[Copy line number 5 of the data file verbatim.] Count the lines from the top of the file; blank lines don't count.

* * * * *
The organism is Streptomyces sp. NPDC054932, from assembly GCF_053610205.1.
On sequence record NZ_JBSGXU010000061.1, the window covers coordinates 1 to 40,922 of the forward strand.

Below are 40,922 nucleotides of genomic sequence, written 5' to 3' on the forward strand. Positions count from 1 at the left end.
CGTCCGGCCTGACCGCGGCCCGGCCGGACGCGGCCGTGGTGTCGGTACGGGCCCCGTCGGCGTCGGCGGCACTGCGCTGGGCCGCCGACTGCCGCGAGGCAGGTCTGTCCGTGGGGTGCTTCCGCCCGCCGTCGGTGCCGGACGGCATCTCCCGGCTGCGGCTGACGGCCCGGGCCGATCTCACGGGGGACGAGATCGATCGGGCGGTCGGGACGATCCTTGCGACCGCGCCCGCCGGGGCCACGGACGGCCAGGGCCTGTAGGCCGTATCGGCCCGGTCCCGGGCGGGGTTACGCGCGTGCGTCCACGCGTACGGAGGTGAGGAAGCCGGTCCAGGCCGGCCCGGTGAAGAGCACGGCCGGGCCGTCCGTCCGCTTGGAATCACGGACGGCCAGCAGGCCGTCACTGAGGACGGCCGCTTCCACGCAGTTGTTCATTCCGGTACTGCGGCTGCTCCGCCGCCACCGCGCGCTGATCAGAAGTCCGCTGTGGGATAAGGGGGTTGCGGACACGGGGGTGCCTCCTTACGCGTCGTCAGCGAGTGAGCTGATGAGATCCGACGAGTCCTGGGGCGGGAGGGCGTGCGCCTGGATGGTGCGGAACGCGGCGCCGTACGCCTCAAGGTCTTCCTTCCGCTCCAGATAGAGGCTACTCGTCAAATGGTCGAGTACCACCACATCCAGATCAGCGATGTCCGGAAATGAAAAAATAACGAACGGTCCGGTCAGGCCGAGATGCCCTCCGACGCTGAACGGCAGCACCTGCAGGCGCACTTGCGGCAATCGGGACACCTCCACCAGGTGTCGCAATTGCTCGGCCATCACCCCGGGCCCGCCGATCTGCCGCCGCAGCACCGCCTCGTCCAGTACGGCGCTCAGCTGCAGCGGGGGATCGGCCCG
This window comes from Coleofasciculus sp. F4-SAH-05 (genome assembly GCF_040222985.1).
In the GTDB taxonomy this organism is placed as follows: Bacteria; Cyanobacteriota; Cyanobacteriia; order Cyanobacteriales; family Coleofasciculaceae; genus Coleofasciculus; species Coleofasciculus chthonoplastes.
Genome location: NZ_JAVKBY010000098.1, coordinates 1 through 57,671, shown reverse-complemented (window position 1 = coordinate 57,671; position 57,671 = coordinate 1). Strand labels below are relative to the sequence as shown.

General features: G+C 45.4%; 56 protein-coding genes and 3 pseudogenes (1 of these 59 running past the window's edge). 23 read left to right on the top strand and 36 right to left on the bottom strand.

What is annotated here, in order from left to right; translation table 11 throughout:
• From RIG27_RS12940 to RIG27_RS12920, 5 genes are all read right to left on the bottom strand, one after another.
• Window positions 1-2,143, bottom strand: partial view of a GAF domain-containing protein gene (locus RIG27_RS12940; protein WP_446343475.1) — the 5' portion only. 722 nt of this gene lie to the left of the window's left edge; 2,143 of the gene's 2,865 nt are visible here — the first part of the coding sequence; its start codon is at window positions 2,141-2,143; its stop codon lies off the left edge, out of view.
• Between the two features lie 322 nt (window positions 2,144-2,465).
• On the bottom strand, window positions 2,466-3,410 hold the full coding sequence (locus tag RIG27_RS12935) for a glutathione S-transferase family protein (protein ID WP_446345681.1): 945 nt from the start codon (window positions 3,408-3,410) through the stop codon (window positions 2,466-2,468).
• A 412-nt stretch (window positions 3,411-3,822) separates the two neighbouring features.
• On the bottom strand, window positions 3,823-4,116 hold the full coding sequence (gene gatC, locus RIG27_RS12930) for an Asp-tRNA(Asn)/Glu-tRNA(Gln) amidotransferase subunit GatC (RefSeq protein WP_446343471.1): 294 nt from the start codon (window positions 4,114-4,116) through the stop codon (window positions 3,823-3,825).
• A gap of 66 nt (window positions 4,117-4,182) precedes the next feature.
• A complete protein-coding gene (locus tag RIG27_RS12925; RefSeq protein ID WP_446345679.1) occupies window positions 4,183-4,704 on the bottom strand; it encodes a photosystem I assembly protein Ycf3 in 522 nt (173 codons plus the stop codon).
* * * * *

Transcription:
This window comes from Coleofasciculus sp. F4-SAH-05 (genome assembly GCF_040222985.1).